Professor McCartin's research focuses on the shifting character of religious belief and practice.
My goal as a teacher and scholar is to encourage good habits by posing surprising and engaging questions. What can an amusement park teach us about changing understandings of human freedom and responsibility? How did the Catholic Church modernize the Western world? Is it possible to trace the history of emotion? Are popular portrayals of the 1960s accurate? How have medical science and communication technologies shaped contemporary views of justice, equality and rights? Asking such questions opens up new paths of intellectual discovery. And even better, working through such questions enhances the capacity to contemplate the unfamiliar and understand people and events from multiple, complex perspectives.
At its best, historical study stimulates deep reflection, illuminates unimagined possibilities and enhances empathy with people profoundly different from ourselves. By posing stimulating questions about the past, I hope to encourage students to contemplate the world around them and ask surprising and engaging questions about the history through which they are living.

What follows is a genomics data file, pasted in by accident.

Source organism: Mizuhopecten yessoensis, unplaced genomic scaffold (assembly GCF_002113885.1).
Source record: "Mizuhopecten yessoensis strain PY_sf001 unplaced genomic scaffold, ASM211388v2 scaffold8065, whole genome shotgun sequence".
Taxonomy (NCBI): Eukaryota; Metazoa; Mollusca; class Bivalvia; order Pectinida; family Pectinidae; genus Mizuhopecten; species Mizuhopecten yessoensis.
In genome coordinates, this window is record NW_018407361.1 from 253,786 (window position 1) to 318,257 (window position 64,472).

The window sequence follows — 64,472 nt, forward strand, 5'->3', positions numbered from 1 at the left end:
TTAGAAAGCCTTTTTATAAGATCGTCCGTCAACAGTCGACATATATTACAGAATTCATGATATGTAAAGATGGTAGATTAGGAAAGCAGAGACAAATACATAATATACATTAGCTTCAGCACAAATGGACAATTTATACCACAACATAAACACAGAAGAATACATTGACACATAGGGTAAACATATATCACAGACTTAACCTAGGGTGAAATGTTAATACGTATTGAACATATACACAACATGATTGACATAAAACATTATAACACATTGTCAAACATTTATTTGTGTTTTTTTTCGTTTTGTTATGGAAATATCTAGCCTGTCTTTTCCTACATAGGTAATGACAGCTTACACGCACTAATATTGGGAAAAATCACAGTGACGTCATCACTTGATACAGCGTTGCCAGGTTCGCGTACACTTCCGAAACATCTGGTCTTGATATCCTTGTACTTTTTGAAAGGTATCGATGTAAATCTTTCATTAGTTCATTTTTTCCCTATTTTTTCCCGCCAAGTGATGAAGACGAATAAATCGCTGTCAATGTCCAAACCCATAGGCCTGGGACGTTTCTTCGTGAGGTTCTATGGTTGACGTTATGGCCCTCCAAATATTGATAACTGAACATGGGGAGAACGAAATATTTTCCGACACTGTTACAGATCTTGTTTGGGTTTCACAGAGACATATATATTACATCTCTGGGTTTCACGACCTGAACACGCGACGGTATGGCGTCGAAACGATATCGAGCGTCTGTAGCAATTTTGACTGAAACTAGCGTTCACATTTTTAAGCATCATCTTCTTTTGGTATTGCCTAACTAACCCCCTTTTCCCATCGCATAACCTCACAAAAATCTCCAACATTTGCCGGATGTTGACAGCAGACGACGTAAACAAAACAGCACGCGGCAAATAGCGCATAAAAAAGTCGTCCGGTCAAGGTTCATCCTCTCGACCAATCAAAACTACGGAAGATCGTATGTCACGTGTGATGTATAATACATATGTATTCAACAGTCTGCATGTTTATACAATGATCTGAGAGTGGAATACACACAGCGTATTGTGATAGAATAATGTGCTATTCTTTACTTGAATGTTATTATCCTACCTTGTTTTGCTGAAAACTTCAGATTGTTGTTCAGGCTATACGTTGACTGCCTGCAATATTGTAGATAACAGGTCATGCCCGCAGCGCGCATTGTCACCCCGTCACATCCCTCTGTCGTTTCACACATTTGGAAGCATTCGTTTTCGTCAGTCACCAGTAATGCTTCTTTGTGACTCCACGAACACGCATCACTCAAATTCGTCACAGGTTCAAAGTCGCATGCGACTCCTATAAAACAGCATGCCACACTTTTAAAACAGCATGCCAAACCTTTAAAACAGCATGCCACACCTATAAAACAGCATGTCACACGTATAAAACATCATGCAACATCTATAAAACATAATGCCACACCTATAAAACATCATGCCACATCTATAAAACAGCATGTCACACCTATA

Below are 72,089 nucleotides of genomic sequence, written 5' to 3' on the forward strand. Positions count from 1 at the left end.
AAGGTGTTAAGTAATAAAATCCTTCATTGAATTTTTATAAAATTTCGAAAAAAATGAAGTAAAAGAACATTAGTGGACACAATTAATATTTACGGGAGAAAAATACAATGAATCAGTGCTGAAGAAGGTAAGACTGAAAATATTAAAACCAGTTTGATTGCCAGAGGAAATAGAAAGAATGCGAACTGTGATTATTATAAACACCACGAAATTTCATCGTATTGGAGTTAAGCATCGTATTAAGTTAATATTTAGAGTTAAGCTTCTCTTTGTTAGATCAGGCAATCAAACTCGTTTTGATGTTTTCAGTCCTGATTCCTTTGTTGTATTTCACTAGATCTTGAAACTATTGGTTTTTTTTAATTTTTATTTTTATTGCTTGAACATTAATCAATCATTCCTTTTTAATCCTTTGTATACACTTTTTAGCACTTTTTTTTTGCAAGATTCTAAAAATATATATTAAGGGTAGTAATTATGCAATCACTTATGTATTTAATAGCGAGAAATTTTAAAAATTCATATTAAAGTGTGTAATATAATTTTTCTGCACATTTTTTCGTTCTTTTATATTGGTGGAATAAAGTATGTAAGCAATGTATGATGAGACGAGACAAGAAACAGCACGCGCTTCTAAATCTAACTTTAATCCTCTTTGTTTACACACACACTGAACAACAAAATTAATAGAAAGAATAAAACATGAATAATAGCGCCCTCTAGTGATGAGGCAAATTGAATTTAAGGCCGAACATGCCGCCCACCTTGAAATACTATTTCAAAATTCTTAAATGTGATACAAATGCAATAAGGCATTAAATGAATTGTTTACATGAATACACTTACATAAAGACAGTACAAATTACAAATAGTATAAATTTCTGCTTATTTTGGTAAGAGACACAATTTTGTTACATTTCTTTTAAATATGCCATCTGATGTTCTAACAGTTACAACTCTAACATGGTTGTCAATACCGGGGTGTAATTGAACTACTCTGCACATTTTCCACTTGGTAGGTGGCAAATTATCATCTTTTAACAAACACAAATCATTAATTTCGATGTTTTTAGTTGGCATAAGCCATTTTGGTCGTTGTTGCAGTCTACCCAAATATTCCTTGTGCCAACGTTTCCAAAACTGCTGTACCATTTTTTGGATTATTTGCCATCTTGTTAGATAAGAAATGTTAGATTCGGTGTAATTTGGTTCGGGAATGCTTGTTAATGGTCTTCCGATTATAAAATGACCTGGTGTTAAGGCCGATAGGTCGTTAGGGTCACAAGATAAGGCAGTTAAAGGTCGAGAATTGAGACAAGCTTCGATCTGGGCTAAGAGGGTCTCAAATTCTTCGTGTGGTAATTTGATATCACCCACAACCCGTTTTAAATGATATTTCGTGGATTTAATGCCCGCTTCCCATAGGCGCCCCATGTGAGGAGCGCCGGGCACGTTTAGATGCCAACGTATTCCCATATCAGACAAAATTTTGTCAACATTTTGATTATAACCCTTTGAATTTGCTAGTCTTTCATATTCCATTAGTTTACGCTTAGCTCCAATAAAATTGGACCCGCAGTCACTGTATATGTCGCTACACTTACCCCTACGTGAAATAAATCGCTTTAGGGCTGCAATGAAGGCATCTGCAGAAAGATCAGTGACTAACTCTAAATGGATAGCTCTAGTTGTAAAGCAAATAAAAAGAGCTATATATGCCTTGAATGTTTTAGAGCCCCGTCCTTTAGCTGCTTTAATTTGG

- PhD, University of Notre Dame, 2003
- MA, University of Notre Dame, 2000
- AB, College of the Holy Cross, 1996
- Visiting Fellow, Center for the Study of Religion, Princeton University, 2006-2007
- Seton Hall University Summer Research Grant, 2006
- Alfred J. Beveridge Grant for Research in the History of the Western Hemisphere, American Historical Association, Washington, D.C., 2004
- Summer Research Grant, Lilly Endowment Program for the Study of Religion in American Life, The Louisville Institute, Louisville, KY, 2004